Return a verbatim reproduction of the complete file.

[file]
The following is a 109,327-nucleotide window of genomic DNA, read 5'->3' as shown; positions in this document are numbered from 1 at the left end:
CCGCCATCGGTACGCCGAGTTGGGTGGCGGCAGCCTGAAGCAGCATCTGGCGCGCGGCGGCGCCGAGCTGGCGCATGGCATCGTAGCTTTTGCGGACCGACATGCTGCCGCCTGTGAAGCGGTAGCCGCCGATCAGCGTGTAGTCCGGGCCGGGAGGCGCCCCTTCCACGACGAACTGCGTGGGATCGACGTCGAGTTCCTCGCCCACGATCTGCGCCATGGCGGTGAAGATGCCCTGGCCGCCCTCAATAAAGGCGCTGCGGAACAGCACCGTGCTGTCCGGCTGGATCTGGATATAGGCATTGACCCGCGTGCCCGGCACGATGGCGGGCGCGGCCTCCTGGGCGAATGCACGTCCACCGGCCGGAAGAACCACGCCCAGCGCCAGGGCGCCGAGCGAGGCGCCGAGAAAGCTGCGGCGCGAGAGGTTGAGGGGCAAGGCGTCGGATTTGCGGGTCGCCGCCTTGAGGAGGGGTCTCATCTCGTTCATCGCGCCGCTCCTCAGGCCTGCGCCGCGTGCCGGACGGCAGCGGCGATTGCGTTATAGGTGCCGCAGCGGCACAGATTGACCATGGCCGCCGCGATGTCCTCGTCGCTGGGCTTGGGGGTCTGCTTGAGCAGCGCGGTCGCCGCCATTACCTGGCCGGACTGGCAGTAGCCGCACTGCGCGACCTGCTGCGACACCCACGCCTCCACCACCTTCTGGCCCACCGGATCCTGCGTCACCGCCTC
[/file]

The following is a 109,327-nucleotide window of genomic DNA, read 5'->3' as shown; positions in this document are numbered from 1 at the left end:
CCGCCATCGGTACGCCGAGTTGGGTGGCGGCAGCCTGAAGCAGCATCTGGCGCGCGGCGGCGCCGAGCTGGCGCATGGCATCGTAGCTTTTGCGGACCGACATGCTGCCGCCTGTGAAGCGGTAGCCGCCGATCAGCGTGTAGTCCGGGCCGGGAGGCGCCCCTTCCACGACGAACTGCGTGGGATCGACGTCGAGTTCCTCGCCCACGATCTGCGCCATGGCGGTGAAGATGCCCTGGCCGCCCTCAATAAAGGCGCTGCGGAACAGCACCGTGCTGTCCGGCTGGATCTGGATATAGGCATTGACCCGCGTGCCCGGCACGATGGCGGGCGCGGCCTCCTGGGCGAATGCACGTCCACCGGCCGGAAGAACCACGCCCAGCGCCAGGGCGCCGAGCGAGGCGCCGAGAAAGCTGCGGCGCGAGAGGTTGAGGGGCAAGGCGTCGGATTTGCGGGTCGCCGCCTTGAGGAGGGGTCTCATCTCGTTCATCGCGCCGCTCCTCAGGCCTGCGCCGCGTGCCGGACGGCAGCGGCGATTGCGTTATAGGTGCCGCAGCGGCACAGATTGACCATGGCCGCCGCGATGTCCTCGTCGCTGGGCTTGGGGGTCTGCTTGAGCAGCGCGGTCGCCGCCATTACCTGGCCGGACTGGCAGTAGCCGCACTGCGCGACCTGCTGCGACACCCACGCCTCCACCACCTTCTGGCCCACCGGATCCTGCGTCACCGCCTC